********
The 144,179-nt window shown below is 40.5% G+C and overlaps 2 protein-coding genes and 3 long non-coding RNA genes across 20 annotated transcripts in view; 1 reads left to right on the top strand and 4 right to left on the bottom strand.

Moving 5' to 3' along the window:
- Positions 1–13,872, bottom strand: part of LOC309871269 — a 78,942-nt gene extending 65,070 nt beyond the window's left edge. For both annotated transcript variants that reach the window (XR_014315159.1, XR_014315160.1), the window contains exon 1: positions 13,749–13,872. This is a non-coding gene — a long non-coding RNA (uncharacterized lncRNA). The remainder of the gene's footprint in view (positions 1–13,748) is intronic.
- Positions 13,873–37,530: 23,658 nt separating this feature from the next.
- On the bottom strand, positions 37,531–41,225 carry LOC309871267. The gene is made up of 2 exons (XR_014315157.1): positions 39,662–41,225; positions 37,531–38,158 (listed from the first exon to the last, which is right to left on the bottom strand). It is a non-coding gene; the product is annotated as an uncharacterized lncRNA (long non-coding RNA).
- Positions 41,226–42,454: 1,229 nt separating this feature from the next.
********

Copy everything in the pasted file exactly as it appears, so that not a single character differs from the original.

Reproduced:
The 144,179-nt window shown below is 40.5% G+C and overlaps 2 protein-coding genes and 3 long non-coding RNA genes across 20 annotated transcripts in view; 1 reads left to right on the top strand and 4 right to left on the bottom strand.

Moving 5' to 3' along the window:
- Positions 1–13,872, bottom strand: part of LOC309871269 — a 78,942-nt gene extending 65,070 nt beyond the window's left edge. For both annotated transcript variants that reach the window (XR_014315159.1, XR_014315160.1), the window contains exon 1: positions 13,749–13,872. This is a non-coding gene — a long non-coding RNA (uncharacterized lncRNA). The remainder of the gene's footprint in view (positions 1–13,748) is intronic.
- Positions 13,873–37,530: 23,658 nt separating this feature from the next.
- On the bottom strand, positions 37,531–41,225 carry LOC309871267. The gene is made up of 2 exons (XR_014315157.1): positions 39,662–41,225; positions 37,531–38,158 (listed from the first exon to the last, which is right to left on the bottom strand). It is a non-coding gene; the product is annotated as an uncharacterized lncRNA (long non-coding RNA).
- Positions 41,226–42,454: 1,229 nt separating this feature from the next.